The Book of Leviticus, the third book of the Hebrew Bible and the Christian Old Testament, occupies a central place in the Pentateuch. It provides detailed instructions for Israel's worship and ethical conduct. Seen as a vital link between God's promise to Abraham and the establishment of Israel as a holy nation, Leviticus emphasizes the holiness of God and the necessity for His people to live in a manner reflecting this holiness. The detailed legal and ritual guidelines presented in Leviticus are thus seen not only as historical mandates for ancient Israel but also as reflections of God's unchanging moral principles.

Central themes in Leviticus include the holiness of God, the concept of atonement, and the importance of purity. The sacrificial system, described in meticulous detail, foreshadows the ultimate sacrifice of Jesus Christ, making Leviticus crucial to understanding the Christian gospel. This book also reinforces the idea of a holy community, where social justice, care for those in need, and ethical behavior are integral to religious life.

Leviticus is more than a historical or cultural artifact; it is a theological document important for understanding God's nature, humanity's sinfulness, and the pathway to reconciliation and holiness.

PURPOSE: The purpose of the Book of Leviticus is to provide a comprehensive guide for holy living for the Israelites, exemplified both in ritual and ethical practices. It serves as a manual for priests and laypeople, detailing how to conduct sacrifices and maintain ceremonial purity. There is a significant emphasis on God's holiness and the need for His people to reflect this holiness in their lives. It underscores the principles of atonement and sanctification, teaching about the nature of sin and the means for its expiation. Leviticus ultimately foreshadows the coming of Christ and His ultimate sacrifice, offering a foundation for understanding redemption and the relationship between God and His people.

AUTHOR:Leviticus is traditionally attributed to Moses. His writing of the book would be during the Israelites' sojourn in the wilderness, where he received it directly from the Lord through divine revelation.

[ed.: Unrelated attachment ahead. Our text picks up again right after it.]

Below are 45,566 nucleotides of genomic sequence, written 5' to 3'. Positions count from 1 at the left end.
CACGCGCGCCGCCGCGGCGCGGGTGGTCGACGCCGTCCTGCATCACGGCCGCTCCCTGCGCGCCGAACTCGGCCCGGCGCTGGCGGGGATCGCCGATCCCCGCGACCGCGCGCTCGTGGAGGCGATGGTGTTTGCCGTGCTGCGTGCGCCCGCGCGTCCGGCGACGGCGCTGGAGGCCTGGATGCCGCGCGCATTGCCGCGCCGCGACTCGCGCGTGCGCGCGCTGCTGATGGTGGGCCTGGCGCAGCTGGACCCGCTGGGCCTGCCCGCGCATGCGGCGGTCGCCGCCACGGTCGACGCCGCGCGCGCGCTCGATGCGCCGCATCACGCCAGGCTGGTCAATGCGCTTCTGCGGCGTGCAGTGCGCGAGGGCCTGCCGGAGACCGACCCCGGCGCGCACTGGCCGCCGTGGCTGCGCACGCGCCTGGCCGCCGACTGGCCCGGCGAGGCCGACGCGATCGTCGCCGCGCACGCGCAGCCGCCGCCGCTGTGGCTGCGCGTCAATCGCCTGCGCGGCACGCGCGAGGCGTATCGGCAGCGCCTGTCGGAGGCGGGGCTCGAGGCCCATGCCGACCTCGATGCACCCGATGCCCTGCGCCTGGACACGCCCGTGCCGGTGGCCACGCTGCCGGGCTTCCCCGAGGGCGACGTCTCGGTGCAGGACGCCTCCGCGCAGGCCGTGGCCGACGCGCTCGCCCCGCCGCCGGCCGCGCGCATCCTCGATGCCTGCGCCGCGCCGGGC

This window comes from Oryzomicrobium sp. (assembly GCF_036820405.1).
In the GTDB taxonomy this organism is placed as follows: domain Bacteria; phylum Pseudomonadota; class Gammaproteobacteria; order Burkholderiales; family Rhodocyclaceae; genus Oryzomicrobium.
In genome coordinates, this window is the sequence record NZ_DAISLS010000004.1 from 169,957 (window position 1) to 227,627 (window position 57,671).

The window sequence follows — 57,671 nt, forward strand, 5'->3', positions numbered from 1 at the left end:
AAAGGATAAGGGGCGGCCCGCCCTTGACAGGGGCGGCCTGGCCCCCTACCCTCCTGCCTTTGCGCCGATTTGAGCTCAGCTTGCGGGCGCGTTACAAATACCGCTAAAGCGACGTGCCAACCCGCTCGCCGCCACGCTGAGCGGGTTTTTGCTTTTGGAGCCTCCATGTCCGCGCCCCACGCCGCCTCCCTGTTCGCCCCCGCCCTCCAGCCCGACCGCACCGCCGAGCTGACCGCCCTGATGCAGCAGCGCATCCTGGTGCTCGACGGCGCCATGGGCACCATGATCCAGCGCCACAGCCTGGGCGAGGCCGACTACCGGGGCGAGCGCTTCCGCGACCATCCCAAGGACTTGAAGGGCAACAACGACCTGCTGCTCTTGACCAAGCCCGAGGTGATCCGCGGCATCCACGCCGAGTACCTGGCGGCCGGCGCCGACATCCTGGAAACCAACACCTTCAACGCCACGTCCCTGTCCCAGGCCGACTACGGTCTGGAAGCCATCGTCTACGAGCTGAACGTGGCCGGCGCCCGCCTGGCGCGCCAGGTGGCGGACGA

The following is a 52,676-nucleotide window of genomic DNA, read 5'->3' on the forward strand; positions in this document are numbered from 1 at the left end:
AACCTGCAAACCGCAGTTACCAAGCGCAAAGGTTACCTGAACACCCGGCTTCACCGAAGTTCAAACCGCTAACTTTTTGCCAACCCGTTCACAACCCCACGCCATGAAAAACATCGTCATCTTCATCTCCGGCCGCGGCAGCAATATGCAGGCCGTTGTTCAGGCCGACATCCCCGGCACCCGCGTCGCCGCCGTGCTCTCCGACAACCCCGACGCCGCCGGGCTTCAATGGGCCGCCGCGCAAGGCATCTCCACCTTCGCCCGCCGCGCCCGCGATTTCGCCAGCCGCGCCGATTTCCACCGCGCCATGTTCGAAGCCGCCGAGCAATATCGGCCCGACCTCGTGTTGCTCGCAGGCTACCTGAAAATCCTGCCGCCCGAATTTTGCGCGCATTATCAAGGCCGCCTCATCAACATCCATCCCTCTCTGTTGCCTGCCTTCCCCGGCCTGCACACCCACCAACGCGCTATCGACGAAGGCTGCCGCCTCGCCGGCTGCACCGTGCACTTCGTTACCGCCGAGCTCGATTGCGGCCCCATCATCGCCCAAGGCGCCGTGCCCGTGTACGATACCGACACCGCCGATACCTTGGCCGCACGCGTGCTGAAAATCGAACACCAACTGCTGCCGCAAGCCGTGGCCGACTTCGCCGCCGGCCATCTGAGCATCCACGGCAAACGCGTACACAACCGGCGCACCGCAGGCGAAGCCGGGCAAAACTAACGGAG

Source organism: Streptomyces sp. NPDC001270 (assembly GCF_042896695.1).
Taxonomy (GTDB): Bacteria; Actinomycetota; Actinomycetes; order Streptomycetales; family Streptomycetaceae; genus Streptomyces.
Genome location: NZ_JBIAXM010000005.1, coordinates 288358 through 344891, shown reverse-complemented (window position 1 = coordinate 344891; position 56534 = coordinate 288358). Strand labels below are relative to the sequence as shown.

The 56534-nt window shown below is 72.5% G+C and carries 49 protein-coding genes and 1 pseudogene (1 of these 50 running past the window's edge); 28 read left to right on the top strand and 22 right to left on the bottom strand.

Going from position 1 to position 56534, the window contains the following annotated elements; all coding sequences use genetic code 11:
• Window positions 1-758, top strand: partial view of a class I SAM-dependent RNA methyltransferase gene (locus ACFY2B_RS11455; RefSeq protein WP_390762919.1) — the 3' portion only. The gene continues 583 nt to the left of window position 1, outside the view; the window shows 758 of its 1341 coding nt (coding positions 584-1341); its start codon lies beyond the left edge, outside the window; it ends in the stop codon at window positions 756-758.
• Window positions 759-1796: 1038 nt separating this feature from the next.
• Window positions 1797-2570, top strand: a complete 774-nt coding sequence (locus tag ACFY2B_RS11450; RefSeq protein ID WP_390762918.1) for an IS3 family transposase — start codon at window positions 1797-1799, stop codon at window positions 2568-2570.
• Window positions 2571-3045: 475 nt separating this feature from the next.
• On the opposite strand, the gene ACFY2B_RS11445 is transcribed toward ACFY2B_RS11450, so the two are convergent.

ADDRESSEE: The primary addressee of the Book of Leviticus is the nation of Israel, specifically the Israelites encamped at Mount Sinai during their exodus from Egypt. This audience comprises the priests (Levites) and the general Israelite community. The book serves as a divine guide for their conduct, worship practices, and communal living, instructing them on maintaining holiness and a right relationship with God.

DATE: Leviticus is traditionally dated to the 15th century BC, coinciding with the Israelites' sojourn in the wilderness following their exodus from Egypt. This dating aligns with the belief in Mosaic authorship, suggesting that Moses wrote Leviticus as part of the Pentateuch during this period, with the laws and instructions being given directly by God to Moses on Mount Sinai.


Overall, the Book of Leviticus concerns the Holiness of God and His people. It emphasizes the holiness of God and the call for His people to be holy. This theme permeates the book, but is especially prominent in Leviticus 11:44-45, 19:2, and 20:26, where God commands, “Be holy, for I am holy.” The book itself should be considered under the following divisions.

Sacrificial System, Leviticus 1-7: These chapters outline offerings like burnt offerings, grain offerings, peace offerings, sin offerings, and guilt offerings, highlighting the necessity of atonement for sin and the importance of approaching God on His terms.